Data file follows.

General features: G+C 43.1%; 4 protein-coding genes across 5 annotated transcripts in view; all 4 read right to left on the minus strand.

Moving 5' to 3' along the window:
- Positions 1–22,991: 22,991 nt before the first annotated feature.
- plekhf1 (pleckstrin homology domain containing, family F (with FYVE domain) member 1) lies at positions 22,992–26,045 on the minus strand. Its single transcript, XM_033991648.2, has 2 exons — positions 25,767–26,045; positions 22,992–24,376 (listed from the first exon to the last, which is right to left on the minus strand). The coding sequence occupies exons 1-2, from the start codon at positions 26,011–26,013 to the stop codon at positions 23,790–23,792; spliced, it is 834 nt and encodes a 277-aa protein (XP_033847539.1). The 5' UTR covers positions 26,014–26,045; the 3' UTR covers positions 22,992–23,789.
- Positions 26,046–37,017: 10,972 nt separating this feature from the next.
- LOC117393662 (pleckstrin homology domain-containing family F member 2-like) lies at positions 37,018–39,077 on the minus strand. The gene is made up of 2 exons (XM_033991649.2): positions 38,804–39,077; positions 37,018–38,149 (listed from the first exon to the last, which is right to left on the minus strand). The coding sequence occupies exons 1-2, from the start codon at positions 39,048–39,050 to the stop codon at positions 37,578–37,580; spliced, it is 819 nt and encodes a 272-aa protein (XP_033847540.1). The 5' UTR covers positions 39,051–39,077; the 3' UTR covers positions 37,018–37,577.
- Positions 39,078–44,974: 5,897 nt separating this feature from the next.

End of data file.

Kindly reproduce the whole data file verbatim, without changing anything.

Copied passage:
General features: G+C 43.1%; 4 protein-coding genes across 5 annotated transcripts in view; all 4 read right to left on the minus strand.

Moving 5' to 3' along the window:
- Positions 1–22,991: 22,991 nt before the first annotated feature.
- plekhf1 (pleckstrin homology domain containing, family F (with FYVE domain) member 1) lies at positions 22,992–26,045 on the minus strand. Its single transcript, XM_033991648.2, has 2 exons — positions 25,767–26,045; positions 22,992–24,376 (listed from the first exon to the last, which is right to left on the minus strand). The coding sequence occupies exons 1-2, from the start codon at positions 26,011–26,013 to the stop codon at positions 23,790–23,792; spliced, it is 834 nt and encodes a 277-aa protein (XP_033847539.1). The 5' UTR covers positions 26,014–26,045; the 3' UTR covers positions 22,992–23,789.
- Positions 26,046–37,017: 10,972 nt separating this feature from the next.
- LOC117393662 (pleckstrin homology domain-containing family F member 2-like) lies at positions 37,018–39,077 on the minus strand. The gene is made up of 2 exons (XM_033991649.2): positions 38,804–39,077; positions 37,018–38,149 (listed from the first exon to the last, which is right to left on the minus strand). The coding sequence occupies exons 1-2, from the start codon at positions 39,048–39,050 to the stop codon at positions 37,578–37,580; spliced, it is 819 nt and encodes a 272-aa protein (XP_033847540.1). The 5' UTR covers positions 39,051–39,077; the 3' UTR covers positions 37,018–37,577.
- Positions 39,078–44,974: 5,897 nt separating this feature from the next.